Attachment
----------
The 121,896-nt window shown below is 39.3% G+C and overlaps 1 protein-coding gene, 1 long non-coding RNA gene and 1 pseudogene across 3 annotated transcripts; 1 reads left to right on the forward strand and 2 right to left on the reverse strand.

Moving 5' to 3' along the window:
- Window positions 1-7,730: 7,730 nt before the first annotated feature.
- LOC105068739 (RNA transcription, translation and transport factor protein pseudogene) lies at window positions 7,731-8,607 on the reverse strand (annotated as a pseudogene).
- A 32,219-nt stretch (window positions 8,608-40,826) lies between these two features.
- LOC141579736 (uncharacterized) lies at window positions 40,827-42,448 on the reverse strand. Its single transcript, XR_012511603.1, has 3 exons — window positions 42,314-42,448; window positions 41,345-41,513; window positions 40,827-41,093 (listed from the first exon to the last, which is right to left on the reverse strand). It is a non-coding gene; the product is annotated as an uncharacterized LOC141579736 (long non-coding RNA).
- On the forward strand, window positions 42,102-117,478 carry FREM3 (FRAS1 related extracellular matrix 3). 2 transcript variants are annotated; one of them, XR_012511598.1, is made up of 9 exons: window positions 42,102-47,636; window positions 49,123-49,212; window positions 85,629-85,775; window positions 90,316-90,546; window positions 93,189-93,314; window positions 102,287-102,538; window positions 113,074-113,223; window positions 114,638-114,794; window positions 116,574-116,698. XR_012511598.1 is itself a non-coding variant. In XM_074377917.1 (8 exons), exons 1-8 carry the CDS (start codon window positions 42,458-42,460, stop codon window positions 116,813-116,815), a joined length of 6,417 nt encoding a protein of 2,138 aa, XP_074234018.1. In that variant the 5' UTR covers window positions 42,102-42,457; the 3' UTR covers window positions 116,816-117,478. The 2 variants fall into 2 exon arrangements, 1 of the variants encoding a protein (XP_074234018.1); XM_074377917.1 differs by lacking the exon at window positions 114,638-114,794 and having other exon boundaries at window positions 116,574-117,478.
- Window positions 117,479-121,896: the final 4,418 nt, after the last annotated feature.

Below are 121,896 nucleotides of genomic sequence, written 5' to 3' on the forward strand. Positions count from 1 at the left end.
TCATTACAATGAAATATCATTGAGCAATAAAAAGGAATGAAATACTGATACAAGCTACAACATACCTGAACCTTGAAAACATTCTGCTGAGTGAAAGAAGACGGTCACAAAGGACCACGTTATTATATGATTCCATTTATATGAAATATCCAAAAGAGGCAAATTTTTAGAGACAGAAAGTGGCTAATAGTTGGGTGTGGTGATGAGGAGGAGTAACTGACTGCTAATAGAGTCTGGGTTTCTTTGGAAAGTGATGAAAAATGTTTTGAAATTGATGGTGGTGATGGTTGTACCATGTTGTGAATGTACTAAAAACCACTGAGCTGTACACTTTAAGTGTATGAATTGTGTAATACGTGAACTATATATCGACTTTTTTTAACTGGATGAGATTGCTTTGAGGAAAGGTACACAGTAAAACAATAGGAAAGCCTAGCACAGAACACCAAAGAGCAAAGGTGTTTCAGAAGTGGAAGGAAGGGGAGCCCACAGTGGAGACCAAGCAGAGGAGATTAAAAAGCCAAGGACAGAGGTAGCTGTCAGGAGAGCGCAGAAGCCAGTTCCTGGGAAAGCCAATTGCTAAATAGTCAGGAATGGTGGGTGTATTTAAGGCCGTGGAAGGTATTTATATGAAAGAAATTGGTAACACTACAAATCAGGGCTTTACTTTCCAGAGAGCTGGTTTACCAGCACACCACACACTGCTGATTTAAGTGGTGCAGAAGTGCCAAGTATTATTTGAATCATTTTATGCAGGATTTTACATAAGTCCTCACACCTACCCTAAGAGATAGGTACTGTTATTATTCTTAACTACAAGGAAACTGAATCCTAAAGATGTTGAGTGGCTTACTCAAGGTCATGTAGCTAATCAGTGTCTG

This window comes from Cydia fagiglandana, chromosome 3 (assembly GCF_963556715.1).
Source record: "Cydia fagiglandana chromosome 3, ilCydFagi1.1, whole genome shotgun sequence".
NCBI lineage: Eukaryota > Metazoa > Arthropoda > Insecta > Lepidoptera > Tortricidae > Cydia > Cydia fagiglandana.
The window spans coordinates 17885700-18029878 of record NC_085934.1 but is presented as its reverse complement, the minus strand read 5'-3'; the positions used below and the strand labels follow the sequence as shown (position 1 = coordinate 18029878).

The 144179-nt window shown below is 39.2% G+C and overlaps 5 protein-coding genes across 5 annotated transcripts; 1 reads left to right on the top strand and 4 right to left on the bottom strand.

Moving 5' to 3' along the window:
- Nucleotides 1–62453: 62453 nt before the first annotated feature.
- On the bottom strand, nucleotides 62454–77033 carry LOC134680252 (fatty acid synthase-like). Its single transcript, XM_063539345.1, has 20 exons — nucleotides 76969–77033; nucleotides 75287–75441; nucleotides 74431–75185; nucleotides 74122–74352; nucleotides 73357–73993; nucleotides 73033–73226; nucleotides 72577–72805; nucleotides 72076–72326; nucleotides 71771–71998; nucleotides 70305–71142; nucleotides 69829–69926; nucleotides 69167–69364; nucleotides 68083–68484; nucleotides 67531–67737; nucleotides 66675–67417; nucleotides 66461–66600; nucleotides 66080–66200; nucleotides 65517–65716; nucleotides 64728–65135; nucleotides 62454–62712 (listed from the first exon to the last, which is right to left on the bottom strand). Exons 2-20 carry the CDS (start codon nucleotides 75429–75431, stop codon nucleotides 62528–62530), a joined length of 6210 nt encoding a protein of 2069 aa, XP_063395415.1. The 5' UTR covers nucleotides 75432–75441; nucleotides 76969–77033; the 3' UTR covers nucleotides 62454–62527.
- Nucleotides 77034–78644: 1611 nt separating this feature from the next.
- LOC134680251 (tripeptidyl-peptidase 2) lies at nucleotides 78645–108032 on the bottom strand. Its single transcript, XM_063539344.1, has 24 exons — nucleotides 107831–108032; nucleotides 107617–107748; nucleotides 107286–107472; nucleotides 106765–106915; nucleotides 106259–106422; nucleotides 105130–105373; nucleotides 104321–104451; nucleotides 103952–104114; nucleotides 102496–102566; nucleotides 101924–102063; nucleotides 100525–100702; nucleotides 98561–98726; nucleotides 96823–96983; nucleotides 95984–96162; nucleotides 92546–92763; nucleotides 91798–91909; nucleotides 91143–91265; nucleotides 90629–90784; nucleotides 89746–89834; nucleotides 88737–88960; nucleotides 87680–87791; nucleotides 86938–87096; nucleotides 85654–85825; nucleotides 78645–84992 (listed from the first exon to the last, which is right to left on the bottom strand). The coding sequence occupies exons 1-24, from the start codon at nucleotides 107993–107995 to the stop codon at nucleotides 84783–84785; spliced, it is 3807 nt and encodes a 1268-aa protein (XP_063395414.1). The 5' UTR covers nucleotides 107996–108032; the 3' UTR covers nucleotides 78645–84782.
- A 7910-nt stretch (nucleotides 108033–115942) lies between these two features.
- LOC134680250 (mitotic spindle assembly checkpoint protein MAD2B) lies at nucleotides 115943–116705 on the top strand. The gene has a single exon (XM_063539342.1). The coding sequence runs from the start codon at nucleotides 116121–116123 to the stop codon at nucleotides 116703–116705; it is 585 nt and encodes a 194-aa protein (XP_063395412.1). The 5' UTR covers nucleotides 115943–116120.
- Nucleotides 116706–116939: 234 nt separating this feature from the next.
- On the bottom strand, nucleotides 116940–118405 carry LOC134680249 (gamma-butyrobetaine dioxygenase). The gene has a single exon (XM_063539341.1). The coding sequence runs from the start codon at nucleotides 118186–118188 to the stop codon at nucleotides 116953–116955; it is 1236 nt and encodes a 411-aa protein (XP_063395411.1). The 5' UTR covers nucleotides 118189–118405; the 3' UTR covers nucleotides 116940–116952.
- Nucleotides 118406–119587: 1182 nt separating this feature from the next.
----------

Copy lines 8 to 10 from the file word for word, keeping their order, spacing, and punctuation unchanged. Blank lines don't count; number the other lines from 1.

- Window positions 117,479-121,896: the final 4,418 nt, after the last annotated feature.

Below are 121,896 nucleotides of genomic sequence, written 5' to 3' on the forward strand. Positions count from 1 at the left end.
TCATTACAATGAAATATCATTGAGCAATAAAAAGGAATGAAATACTGATACAAGCTACAACATACCTGAACCTTGAAAACATTCTGCTGAGTGAAAGAAGACGGTCACAAAGGACCACGTTATTATATGATTCCATTTATATGAAATATCCAAAAGAGGCAAATTTTTAGAGACAGAAAGTGGCTAATAGTTGGGTGTGGTGATGAGGAGGAGTAACTGACTGCTAATAGAGTCTGGGTTTCTTTGGAAAGTGATGAAAAATGTTTTGAAATTGATGGTGGTGATGGTTGTACCATGTTGTGAATGTACTAAAAACCACTGAGCTGTACACTTTAAGTGTATGAATTGTGTAATACGTGAACTATATATCGACTTTTTTTAACTGGATGAGATTGCTTTGAGGAAAGGTACACAGTAAAACAATAGGAAAGCCTAGCACAGAACACCAAAGAGCAAAGGTGTTTCAGAAGTGGAAGGAAGGGGAGCCCACAGTGGAGACCAAGCAGAGGAGATTAAAAAGCCAAGGACAGAGGTAGCTGTCAGGAGAGCGCAGAAGCCAGTTCCTGGGAAAGCCAATTGCTAAATAGTCAGGAATGGTGGGTGTATTTAAGGCCGTGGAAGGTATTTATATGAAAGAAATTGGTAACACTACAAATCAGGGCTTTACTTTCCAGAGAGCTGGTTTACCAGCACACCACACACTGCTGATTTAAGTGGTGCAGAAGTGCCAAGTATTATTTGAATCATTTTATGCAGGATTTTACATAAGTCCTCACACCTACCCTAAGAGATAGGTACTGTTATTATTCTTAACTACAAGGAAACTGAATCCTAAAGATGTTGAGTGGCTTACTCAAGGTCATGTAGCTAATCAGTGTCTG